World Cancer Day is held every February 4.
It is a global initiative raising awareness and improving education around cancer to evoke personal action.

Sara's Story

Thanks to donor generosity, education has helped many Manitobans become aware of the importance of self-screening for cancer. Sara is one of those Manitobans. 

A routine self-examination gave Sara cause for concern.

It was March of 2022 when Sara found a lump in her breast during a regular self-check. Having found lumps before that were found to be benign, she wasn’t overly concerned. Fortunately, though, she was concerned enough to visit her doctor – again. Just to be sure everything was okay.

Thinking the lump was suspicious, Sara’s doctor recommended an urgent mammogram.

That’s the day Sara’s life changed.

It was after the mammogram that I really started to become worried,” said Sara, “I was sent directly for an ultrasound and then told that I would need a biopsy. I was in shock and very upset.”

Only a few minutes later, while still reeling from the news of her impending biopsy, Sara received a phone call from her family doctor. She told Sara that she should prepare herself to hear the word ‘cancer.’ Not long after, the biopsy confirmed Sara’s worse fears: triple-negative invasive ductal carcinoma, an aggressive form of breast cancer.

By making a gift today, you will be supporting programs at CancerCare Manitoba that are critical to the early detection and successful treatment of many cancers.

Sara began treatment soon after her diagnosis. Over the next several months she would endure 16 rounds of chemotherapy. Sara experienced many negative side effects from the chemotherapy treatments including severe allergic reactions. Her dedicated care team regularly adjusted her treatment to ease her side effects while ensuring the cancer was still being successfully targeted.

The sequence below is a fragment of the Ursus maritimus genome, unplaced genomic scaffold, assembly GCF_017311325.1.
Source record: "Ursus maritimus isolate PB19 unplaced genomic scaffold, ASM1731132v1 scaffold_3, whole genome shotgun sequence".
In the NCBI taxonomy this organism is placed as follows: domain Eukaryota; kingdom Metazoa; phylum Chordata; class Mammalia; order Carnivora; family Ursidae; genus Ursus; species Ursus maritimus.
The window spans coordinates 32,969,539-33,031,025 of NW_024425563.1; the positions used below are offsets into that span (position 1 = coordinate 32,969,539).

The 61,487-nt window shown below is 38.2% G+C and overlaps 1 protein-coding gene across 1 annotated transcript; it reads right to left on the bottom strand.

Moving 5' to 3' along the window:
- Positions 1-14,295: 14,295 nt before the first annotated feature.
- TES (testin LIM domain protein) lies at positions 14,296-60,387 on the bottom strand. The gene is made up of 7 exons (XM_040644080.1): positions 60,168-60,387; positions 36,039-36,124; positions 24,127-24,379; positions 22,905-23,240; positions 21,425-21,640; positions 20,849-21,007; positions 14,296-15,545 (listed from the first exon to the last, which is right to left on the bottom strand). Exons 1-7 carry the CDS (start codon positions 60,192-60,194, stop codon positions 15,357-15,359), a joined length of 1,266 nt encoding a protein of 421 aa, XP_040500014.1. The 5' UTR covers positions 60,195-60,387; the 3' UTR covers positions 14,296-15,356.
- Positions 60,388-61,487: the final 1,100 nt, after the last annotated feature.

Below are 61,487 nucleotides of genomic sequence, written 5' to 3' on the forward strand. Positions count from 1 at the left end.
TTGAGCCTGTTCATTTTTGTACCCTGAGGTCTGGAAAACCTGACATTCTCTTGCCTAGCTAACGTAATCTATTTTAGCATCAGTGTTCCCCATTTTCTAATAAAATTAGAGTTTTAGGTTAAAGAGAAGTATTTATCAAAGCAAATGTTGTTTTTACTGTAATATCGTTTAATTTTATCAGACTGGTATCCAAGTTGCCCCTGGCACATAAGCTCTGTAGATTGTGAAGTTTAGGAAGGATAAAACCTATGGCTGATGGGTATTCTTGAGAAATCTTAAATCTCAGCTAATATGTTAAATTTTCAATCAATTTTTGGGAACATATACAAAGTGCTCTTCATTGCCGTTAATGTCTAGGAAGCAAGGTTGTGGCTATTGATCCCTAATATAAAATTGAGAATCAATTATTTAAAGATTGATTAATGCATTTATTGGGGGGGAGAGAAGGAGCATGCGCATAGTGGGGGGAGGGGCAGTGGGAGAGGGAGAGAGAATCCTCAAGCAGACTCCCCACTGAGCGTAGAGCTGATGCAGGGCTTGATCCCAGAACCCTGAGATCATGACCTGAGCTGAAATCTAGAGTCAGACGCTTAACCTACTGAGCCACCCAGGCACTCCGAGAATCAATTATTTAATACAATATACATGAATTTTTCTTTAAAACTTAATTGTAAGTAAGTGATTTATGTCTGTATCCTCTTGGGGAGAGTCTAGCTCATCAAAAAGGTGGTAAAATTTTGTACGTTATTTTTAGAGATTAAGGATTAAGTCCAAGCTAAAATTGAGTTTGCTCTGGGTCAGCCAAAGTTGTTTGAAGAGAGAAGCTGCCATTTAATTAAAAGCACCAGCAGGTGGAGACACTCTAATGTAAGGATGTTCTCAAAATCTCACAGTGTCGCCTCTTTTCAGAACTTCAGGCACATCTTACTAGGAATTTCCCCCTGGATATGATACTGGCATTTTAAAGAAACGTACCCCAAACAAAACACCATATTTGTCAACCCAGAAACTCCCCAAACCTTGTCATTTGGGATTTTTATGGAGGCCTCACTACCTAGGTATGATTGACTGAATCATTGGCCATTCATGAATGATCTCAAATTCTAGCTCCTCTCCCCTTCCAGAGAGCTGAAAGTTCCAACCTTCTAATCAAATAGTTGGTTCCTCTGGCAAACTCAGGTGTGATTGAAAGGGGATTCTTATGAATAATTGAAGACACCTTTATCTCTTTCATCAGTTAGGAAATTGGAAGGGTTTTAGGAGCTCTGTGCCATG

Sara struggled with her mental health as she continued with the grueling treatments. Fortunately, she was able to access donor-funded emotional support services at CancerCare Manitoba.

“One of the most important things with cancer is your mental health,” said Sara. “Out of all of my amazing health-care providers, my therapist has been one of the most important people who have provided me with life-saving support.”

At the end of December, Sara completed chemotherapy. But her journey wasn’t over. She would still require surgery to fully remove the cancer and reduce her risk of its recurrence. Sara mentally prepared herself for surgery by exploring Manitoba for a month and spending time with the people she loves.

Sara’s journey is not over.

Sara’s surgery was successful and today she is cancer free. But her journey through recovery – both physically and mentally – is ongoing.

She continues with regular appointments at CancerCare Manitoba and is grateful for the donor-funded after-care programs that are helping her, including physical rehabilitation and mental health support.

For Sara, the fear of her cancer returning is very real, but she tries to focus on moving forward and is hopeful for what her future holds.

Sara’s story demonstrates how screening initiatives, including self-screening, are vital when it comes to early-detection and ultimately saving the lives of Manitobans.

If you are able to, we hope you will choose to support cancer screening and risk reduction initiatives this World Cancer Day, knowing your generosity will help others potentially detect their cancers early, giving them the best chance at successful treatment.